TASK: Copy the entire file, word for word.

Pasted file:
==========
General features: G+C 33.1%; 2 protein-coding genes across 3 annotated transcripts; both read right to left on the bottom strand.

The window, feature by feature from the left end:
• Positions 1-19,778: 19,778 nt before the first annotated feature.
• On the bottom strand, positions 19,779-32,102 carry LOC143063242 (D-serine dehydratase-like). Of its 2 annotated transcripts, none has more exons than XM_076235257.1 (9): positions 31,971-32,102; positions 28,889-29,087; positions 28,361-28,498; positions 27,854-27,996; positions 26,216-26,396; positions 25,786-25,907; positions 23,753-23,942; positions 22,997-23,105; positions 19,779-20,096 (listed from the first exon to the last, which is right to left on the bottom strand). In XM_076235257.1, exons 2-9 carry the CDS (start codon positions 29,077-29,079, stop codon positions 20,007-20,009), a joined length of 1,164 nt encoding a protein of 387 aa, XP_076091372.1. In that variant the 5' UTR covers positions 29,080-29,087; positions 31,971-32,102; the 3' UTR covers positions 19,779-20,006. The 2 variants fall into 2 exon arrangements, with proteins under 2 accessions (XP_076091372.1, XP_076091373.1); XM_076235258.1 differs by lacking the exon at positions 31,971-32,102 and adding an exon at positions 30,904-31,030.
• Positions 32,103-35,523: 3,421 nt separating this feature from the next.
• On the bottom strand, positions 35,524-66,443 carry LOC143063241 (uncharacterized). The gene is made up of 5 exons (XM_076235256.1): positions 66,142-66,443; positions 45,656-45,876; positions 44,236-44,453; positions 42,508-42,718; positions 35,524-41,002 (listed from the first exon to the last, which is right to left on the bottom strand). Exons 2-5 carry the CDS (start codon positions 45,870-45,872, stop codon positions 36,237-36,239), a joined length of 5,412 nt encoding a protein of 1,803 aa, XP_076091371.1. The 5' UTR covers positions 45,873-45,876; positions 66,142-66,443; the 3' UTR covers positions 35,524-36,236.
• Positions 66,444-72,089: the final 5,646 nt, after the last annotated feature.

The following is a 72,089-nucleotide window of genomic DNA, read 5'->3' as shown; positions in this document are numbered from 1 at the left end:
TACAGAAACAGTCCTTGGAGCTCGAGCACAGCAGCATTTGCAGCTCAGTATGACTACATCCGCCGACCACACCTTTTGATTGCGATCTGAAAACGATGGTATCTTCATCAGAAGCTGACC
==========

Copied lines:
General features: G+C 33.1%; 2 protein-coding genes across 3 annotated transcripts; both read right to left on the bottom strand.

The window, feature by feature from the left end:
• Positions 1-19,778: 19,778 nt before the first annotated feature.
• On the bottom strand, positions 19,779-32,102 carry LOC143063242 (D-serine dehydratase-like). Of its 2 annotated transcripts, none has more exons than XM_076235257.1 (9): positions 31,971-32,102; positions 28,889-29,087; positions 28,361-28,498; positions 27,854-27,996; positions 26,216-26,396; positions 25,786-25,907; positions 23,753-23,942; positions 22,997-23,105; positions 19,779-20,096 (listed from the first exon to the last, which is right to left on the bottom strand). In XM_076235257.1, exons 2-9 carry the CDS (start codon positions 29,077-29,079, stop codon positions 20,007-20,009), a joined length of 1,164 nt encoding a protein of 387 aa, XP_076091372.1. In that variant the 5' UTR covers positions 29,080-29,087; positions 31,971-32,102; the 3' UTR covers positions 19,779-20,006. The 2 variants fall into 2 exon arrangements, with proteins under 2 accessions (XP_076091372.1, XP_076091373.1); XM_076235258.1 differs by lacking the exon at positions 31,971-32,102 and adding an exon at positions 30,904-31,030.
• Positions 32,103-35,523: 3,421 nt separating this feature from the next.
• On the bottom strand, positions 35,524-66,443 carry LOC143063241 (uncharacterized). The gene is made up of 5 exons (XM_076235256.1): positions 66,142-66,443; positions 45,656-45,876; positions 44,236-44,453; positions 42,508-42,718; positions 35,524-41,002 (listed from the first exon to the last, which is right to left on the bottom strand). Exons 2-5 carry the CDS (start codon positions 45,870-45,872, stop codon positions 36,237-36,239), a joined length of 5,412 nt encoding a protein of 1,803 aa, XP_076091371.1. The 5' UTR covers positions 45,873-45,876; positions 66,142-66,443; the 3' UTR covers positions 35,524-36,236.
• Positions 66,444-72,089: the final 5,646 nt, after the last annotated feature.

The following is a 72,089-nucleotide window of genomic DNA, read 5'->3' as shown; positions in this document are numbered from 1 at the left end:
TACAGAAACAGTCCTTGGAGCTCGAGCACAGCAGCATTTGCAGCTCAGTATGACTACATCCGCCGACCACACCTTTTGATTGCGATCTGAAAACGATGGTATCTTCATCAGAAGCTGACC